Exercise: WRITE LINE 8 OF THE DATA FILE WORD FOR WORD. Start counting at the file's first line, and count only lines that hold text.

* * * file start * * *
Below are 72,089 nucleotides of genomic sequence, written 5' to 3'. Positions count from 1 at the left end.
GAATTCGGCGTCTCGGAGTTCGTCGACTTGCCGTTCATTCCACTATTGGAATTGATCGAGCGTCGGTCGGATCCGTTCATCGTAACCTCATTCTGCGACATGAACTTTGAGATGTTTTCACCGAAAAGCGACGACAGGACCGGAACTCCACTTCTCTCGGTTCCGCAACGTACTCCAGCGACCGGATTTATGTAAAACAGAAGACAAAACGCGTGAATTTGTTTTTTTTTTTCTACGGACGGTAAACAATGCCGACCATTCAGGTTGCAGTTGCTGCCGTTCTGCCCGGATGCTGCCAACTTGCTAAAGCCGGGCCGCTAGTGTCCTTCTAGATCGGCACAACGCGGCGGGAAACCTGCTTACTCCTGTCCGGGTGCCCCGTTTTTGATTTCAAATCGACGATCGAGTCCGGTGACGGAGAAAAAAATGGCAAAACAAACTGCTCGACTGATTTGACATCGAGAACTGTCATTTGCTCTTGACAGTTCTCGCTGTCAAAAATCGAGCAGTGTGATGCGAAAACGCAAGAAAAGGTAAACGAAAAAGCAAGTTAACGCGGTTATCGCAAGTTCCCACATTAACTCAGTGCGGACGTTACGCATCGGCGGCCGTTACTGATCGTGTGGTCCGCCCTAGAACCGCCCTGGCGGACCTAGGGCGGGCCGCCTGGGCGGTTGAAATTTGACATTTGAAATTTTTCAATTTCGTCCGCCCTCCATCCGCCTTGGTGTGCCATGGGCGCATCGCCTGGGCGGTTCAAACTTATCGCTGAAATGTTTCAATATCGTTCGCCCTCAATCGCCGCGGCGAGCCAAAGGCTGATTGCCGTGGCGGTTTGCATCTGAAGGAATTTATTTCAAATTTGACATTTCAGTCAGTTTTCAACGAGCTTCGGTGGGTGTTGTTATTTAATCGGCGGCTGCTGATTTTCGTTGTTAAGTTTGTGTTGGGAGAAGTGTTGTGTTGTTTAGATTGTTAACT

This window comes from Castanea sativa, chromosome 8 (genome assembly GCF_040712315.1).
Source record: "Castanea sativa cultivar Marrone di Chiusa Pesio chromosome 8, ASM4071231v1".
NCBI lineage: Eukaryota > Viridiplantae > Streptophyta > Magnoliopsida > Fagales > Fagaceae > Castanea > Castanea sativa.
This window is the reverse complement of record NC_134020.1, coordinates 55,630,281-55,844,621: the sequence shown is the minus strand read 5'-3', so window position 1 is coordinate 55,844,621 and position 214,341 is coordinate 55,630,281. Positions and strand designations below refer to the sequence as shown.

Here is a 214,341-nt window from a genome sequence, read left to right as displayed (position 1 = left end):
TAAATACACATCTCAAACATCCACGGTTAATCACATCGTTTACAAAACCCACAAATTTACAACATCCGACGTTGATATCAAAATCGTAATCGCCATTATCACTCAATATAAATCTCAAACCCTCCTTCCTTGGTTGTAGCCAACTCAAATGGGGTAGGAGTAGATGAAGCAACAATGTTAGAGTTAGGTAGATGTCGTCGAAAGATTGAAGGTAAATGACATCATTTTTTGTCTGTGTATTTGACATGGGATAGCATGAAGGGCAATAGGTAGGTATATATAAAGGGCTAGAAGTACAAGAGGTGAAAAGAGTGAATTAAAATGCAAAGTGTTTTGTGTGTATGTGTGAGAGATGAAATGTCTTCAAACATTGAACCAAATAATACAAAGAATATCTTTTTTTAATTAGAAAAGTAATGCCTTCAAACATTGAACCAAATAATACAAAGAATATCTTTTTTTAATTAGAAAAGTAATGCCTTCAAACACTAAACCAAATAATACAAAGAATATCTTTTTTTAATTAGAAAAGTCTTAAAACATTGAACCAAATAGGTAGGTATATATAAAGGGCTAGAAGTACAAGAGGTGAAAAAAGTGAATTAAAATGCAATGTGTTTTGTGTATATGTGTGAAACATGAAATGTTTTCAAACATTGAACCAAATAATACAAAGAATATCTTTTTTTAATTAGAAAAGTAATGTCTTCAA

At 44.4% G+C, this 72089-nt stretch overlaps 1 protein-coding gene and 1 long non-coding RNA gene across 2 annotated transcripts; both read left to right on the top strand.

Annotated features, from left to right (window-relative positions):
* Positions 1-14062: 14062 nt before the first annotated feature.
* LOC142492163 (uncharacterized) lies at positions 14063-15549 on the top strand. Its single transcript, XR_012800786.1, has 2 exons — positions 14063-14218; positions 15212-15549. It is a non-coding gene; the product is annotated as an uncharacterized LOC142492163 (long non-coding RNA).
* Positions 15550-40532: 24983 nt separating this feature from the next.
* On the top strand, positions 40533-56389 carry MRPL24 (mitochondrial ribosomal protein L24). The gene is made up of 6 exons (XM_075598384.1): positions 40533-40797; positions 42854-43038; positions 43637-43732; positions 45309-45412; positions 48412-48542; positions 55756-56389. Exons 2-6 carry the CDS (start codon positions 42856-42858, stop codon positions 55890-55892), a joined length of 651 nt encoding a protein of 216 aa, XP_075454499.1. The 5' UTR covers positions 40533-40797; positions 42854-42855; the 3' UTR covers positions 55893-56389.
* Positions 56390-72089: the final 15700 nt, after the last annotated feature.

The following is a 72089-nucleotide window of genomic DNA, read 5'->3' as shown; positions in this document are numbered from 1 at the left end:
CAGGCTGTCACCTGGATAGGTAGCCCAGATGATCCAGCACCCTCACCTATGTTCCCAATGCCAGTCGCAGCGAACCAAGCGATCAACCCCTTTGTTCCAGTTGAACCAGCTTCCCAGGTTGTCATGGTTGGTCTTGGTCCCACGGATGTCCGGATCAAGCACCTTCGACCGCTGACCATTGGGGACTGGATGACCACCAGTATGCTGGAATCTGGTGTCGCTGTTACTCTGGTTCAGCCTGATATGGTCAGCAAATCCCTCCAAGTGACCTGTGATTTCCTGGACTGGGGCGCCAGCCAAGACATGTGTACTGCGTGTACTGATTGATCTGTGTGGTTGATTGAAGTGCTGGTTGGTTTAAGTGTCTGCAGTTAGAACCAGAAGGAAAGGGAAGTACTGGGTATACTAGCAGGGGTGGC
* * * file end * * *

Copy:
TAAATACACATCTCAAACATCCACGGTTAATCACATCGTTTACAAAACCCACAAATTTACAACATCCGACGTTGATATCAAAATCGTAATCGCCATTATCACTCAATATAAATCTCAAACCCTCCTTCCTTGGTTGTAGCCAACTCAAATGGGGTAGGAGTAGATGAAGCAACAATGTTAGAGTTAGGTAGATGTCGTCGAAAGATTGAAGGTAAATGACATCATTTTTTGTCTGTGTATTTGACATGGGATAGCATGAAGGGCAATAGGTAGGTATATATAAAGGGCTAGAAGTACAAGAGGTGAAAAGAGTGAATTAAAATGCAAAGTGTTTTGTGTGTATGTGTGAGAGATGAAATGTCTTCAAACATTGAACCAAATAATACAAAGAATATCTTTTTTTAATTAGAAAAGTAATGCCTTCAAACATTGAACCAAATAATACAAAGAATATCTTTTTTTAATTAGAAAAGTAATGCCTTCAAACACTAAACCAAATAATACAAAGAATATCTTTTTTTAATTAGAAAAGTCTTAAAACATTGAACCAAATAGGTAGGTATATATAAAGGGCTAGAAGTACAAGAGGTGAAAAAAGTGAATTAAAATGCAATGTGTTTTGTGTATATGTGTGAAACATGAAATGTTTTCAAACATTGAACCAAATAATACAAAGAATATCTTTTTTTAATTAGAAAAGTAATGTCTTCAA